In 1994, Maude Barlow wrote that public education had become the “scapegoat” for all types of societal ills, including an unskilled workforce, a failing economy, and the reason for Canada falling behind in international competition, and cited that “Educators are being loaded with society’s failures.”
Barlow wrote this before the advent of the OECD’s Programme for International Student Assessment [PISA] test, and before strategic political messaging over social media, but during a time of drastic education funding cuts and back-to-basics reforms across Canada.
More than 25 years later, public education in Canada continues to be subjected to constant cycles of one major reform plan after the next, which begs the question, are we there yet?
To show how neoliberalism works in education policy, I analyze New Brunswick’s 2019 Green Paper on Education. By focusing on testing and teachers, I demonstrate how systems quickly reform to achieve their goal – which, ultimately, is global economic competitiveness.
PISA: “Hijacking” public education since 2001
The PISA assessments are relatively new. They were created by the OECD in the late 1990s as a way to track student performance in reading, mathematics, and science, with the intent to bolster learning in disciplines that allegedly support economic growth.
Sjøberg has called PISA a “hijacking” of public education, and, part of a process where “reforms that are not at all empirically founded are introduced, often overnight.” The “hijacking” of public education systems globally is but one of many dire consequences when politically subscribing to a single test which, although developed and analyzed abroad, steers local decisions in public education reforms.
In New Brunswick’s 2019 reform plan, Succeeding at Home: A Green Paper on Education, education is named a key priority for the Progressive Conservative government. After a brief introduction, under the title “What do we mean when we talk about a world-class education system?” the 2015 PISA rankings are used to set the tone for the reform plan. Citing that New Brunswick was 10th in the world for science, 7th for reading, and 19th for mathematics, the document states:
New Brunswick’s education system appears to perform well on the international stage. However, in a rapidly changing world, this is not enough – we need to do better. We cannot afford to lag behind or even just keep pace. (p. 3)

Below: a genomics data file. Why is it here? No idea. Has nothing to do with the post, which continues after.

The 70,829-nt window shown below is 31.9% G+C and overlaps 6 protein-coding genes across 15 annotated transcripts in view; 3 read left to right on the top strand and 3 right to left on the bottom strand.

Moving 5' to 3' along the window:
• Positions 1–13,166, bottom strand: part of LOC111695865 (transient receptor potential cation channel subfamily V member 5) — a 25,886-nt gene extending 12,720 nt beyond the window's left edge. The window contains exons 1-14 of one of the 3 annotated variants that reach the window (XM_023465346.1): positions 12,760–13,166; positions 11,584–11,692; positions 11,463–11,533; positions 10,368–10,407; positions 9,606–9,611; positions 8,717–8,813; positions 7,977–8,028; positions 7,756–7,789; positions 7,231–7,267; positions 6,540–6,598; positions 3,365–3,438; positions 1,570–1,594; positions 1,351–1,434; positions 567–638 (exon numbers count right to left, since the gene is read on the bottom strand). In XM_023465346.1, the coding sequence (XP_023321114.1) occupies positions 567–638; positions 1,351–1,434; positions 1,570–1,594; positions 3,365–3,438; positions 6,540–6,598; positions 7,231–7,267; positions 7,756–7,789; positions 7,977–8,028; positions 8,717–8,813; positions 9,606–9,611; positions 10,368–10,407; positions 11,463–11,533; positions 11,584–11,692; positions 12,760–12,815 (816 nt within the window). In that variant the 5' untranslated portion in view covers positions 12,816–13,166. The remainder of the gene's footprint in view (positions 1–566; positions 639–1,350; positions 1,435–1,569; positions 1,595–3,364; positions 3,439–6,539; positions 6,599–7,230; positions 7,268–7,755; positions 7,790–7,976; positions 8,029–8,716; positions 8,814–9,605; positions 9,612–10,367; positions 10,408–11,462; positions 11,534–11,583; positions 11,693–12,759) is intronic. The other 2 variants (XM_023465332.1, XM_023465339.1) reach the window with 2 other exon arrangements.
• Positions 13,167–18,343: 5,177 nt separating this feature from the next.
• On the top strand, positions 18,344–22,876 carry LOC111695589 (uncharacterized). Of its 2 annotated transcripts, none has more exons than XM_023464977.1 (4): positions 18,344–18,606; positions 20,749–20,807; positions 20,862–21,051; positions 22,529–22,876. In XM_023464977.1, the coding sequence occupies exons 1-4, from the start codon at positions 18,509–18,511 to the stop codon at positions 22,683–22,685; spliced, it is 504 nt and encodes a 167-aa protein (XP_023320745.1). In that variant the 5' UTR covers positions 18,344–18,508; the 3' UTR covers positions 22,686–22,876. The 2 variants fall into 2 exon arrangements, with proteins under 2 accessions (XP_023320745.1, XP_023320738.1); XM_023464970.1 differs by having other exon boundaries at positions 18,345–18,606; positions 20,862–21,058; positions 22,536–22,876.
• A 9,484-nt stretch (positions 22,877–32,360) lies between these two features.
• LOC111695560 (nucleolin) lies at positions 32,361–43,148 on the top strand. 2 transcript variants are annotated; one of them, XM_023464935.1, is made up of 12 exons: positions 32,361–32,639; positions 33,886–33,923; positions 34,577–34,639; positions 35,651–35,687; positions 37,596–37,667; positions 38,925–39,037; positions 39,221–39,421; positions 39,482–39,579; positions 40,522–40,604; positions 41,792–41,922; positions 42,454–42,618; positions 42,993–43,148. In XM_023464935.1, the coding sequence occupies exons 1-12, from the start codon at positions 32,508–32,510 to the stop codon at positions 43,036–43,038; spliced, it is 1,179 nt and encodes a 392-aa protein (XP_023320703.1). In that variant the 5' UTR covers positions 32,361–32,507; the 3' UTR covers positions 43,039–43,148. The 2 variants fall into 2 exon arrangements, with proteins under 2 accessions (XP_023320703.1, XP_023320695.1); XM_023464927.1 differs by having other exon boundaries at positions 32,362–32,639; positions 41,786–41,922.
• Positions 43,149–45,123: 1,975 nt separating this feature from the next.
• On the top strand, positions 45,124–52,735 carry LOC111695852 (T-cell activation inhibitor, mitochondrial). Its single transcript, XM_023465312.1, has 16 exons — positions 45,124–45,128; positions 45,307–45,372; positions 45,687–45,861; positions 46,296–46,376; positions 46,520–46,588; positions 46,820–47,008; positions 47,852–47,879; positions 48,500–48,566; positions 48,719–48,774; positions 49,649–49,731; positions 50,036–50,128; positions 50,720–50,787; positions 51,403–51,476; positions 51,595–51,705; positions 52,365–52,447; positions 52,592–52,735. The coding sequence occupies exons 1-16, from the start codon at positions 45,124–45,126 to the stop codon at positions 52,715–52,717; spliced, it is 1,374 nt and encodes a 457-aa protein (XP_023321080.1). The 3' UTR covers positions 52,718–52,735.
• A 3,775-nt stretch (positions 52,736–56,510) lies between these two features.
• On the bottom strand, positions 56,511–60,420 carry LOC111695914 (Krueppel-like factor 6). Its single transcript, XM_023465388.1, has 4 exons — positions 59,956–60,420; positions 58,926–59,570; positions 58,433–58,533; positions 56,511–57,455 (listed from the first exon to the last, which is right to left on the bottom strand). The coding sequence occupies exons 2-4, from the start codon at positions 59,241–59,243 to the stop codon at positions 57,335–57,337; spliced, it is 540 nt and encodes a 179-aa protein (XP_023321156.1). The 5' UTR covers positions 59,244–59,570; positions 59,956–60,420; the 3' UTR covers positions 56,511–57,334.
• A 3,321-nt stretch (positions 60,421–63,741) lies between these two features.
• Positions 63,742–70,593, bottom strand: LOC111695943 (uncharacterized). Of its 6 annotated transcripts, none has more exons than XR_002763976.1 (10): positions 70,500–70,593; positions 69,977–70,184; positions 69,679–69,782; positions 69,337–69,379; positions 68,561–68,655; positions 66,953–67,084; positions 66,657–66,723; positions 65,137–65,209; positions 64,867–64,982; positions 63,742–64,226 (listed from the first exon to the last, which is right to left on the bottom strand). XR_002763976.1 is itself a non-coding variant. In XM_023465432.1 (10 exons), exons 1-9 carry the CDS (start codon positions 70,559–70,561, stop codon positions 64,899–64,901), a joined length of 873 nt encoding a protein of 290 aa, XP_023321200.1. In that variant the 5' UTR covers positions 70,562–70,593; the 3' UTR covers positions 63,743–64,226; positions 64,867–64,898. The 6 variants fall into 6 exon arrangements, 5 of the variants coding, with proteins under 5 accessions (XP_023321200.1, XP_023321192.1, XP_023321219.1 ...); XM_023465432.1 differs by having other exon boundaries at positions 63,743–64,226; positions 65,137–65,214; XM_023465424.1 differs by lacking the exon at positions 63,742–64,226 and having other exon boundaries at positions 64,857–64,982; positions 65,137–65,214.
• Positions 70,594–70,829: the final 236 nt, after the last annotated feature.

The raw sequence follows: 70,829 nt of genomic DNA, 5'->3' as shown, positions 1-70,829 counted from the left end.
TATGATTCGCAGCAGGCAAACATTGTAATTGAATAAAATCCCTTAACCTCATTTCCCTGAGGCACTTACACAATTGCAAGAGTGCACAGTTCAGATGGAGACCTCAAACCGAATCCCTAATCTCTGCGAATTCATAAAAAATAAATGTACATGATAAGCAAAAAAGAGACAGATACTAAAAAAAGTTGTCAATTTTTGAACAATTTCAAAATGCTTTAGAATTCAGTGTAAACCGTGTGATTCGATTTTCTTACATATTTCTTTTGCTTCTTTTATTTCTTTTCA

Based on these figures, the Green Paper aims for New Brunswick to become a top-10 jurisdiction by 2030. At the back of the document, full standardized testing results are provided in Appendix B (pp. 16-22). These results show that, on average, Canadian schools ranked 4th in science, 2nd in reading, and 7th in mathematics in the 2015 PISA round of testing – a far cry from falling behind other OECD nations.
But even with good-to-excellent results, the standings are used politically to implement massive shifts, such as flexible ability-based groupings over age-based classrooms (p. 9), and to lessen teacher workload by implementing artificial intelligence tools for assessment (p. 10).
While these suggestions sound innovative on paper, the changes are based on performance, with the unsubstantiated claim that ability-based classes will foster high levels of student competition. Although discussions on classroom composition and student learning are also included, the reform plan begins and ends with catering to PISA.
On the last page of the Green Paper, Education Minister Dominic Cardy states, “Teachers are the most important people in New Brunswick. We need you. We need you to feel supported in your work.” However, the exact details that describe how teachers will receive this “support” in the reform plan seem contradictory: in one breath teachers are applauded, and in another, they are subject to an oversimplified equation of their place in the “machinery of the education system.”
The section titled, “Students and teachers are the most important part of the education system,” positions teachers as professionals who should be “working solely to advance their students,” within an education system that needs to be assessed on its support of teachers. But at the same time “teachers should be evaluated on how their students advance.”